What Could Be Better?

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On lower-specification models and all versions of the eHybrid PHEVs, you get ‘fake’ exhausts. Cupra attempts to deflect the issue and calls these ‘simulated’ exhausts, but we prefer to say fake because this is a recent automotive trend that we’re really not big fans of. Naturally, it’s hardly a dealbreaker that the Formentor doesn’t have real exit pipes at the back on many models, but it might irk enthusiasts nonetheless – and Cupra is a marque aimed at enthusiasts, remember.

Also, like so many PHEVs, the eHybrid models are heavy. For the models with just internal combustion engines (ICE) onboard, the lightest is the manual TSI 150 at 1437kg, while the heaviest is the TSI 310 4Drive at 1644kg. However, the 204hp eHybrid is 1681kg, while the most powerful 245hp hybrid variant is 1704kg. That means it’s a huge 267kg heavier than the Formentor at the other end of the weight scale, and that’s a significant amount of extra ballast which can affect how the Cupra drives in all situations. 

What’s It Like To Drive?

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Considering that the Formentor uses the same parts as multiple other VW Group crossovers and SUVs – like the Volkswagens Tiguan and T-Roc, and the SEAT/Cupra Ateca, and the Skodas Karoq and Kodiaq, and various Audi Q models – it is quite amazing how different the Cupra feels from behind the wheel. It is a truly brilliant sports SUV to drive, arguably better than any other high-riding vehicle this side of a (much more expensive) Porsche Macan.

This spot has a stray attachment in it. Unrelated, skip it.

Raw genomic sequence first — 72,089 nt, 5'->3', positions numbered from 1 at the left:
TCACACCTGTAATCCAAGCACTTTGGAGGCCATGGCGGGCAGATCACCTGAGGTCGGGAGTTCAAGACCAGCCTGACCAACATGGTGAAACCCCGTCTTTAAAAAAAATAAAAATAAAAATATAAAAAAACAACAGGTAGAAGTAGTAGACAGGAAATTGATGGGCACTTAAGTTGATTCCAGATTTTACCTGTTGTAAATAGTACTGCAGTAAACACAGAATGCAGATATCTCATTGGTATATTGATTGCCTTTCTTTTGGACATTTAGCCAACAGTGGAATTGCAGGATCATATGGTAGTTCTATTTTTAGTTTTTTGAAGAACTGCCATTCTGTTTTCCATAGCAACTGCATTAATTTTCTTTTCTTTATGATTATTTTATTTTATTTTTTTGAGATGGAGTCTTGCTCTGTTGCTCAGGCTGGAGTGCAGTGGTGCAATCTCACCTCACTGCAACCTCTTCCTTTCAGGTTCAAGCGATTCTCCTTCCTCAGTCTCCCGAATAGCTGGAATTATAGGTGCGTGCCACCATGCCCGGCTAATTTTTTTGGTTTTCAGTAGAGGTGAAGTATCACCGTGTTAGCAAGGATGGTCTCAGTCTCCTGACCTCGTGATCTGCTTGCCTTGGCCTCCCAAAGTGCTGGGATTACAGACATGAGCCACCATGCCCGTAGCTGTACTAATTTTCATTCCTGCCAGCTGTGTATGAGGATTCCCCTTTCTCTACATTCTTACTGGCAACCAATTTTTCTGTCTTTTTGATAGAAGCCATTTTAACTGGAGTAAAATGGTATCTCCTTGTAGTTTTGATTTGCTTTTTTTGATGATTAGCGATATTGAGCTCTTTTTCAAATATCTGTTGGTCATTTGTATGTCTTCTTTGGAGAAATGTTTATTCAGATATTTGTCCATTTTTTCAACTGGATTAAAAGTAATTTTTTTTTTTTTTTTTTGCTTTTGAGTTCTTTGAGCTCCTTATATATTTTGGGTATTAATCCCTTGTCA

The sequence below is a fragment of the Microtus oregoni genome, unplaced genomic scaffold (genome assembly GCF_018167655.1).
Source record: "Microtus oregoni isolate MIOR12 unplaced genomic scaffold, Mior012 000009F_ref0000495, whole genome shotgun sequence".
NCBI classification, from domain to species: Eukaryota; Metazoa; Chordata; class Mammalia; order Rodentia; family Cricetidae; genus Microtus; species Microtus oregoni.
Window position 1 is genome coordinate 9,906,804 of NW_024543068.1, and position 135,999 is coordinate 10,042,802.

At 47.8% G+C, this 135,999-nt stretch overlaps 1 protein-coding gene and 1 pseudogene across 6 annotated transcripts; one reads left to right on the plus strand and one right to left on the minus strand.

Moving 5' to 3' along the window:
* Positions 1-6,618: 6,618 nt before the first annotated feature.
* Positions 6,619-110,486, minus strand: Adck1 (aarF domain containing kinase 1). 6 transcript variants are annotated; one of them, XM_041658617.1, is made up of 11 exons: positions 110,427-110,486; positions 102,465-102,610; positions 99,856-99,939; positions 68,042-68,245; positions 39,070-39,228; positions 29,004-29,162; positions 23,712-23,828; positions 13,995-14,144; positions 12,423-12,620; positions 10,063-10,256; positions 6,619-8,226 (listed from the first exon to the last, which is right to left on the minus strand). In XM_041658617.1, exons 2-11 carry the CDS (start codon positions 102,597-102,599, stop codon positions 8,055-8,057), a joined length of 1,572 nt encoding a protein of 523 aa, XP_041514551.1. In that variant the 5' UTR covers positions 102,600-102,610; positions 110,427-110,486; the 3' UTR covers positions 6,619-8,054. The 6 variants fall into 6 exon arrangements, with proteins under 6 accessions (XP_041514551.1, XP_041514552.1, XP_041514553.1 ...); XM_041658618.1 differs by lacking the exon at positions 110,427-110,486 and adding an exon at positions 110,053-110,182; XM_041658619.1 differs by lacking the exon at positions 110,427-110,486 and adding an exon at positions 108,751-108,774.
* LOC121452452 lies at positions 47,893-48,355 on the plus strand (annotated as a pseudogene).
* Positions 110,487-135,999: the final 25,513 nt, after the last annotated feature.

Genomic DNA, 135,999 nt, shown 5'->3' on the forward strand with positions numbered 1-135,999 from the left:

Whether you pick the 150hp base model or the all-singing, all-dancing 310hp range-topper, the Cupra has lovely steering, with real feel and bite to it. There’s an abundance of grip, as there is from most cars these days on the most modern tyres, but the Cupra best exploits that trait by backing it up with magnificent body control, supple yet capable damping (whether on standard steel springs and conventional shocks, or if equipped with Dynamic Chassis Control adjustable suspension) and a chassis that has wonderful balance. Honestly, the Formentor moves around and feels far more limber than many of those related SUVs we’ve listed in the paragraph above. In fact, it feels better to drive than a good few hot hatchbacks we can think of.

Yet it will function perfectly civilly as a family SUV, which is what – underneath all the sports-car-like toppings – the basic premise of the Formentor is. The ride comfort is excellent on motorways and A-roads, and even the models on larger 19-inch alloys conduct themselves with grace around towns. Perhaps the least impressive versions from a driving point of view are the eHybrids, which feel heavier in the corners and can sometimes have a firmer edge to their low-speed ride manners, but even then they’re not out-and-out uncomfortable and they compensate by being able to drive in a hushed fashion for up to 37 miles at a time on their zero-emission electric power. 

How Practical Is It?

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On pure boot space terms, there’s a difference to how much stuff you can put in the back of the Formentor according to which drivetrain you have. Any of the models with just an ICE under the bonnet and front-wheel drive have the biggest boots, standing at 450 litres with all seats in use and rising to 1505 litres with the second row folded away. Choose either of the TSIs that come with 4Drive AWD and those figures reduce to 420 and 1475 litres respectively. But it’s the eHybrids which lose the most, as the siting of electric gear is underneath the boot floor – leaving the seats-up cargo space at 345 litres and the seats-down number at 1191 litres.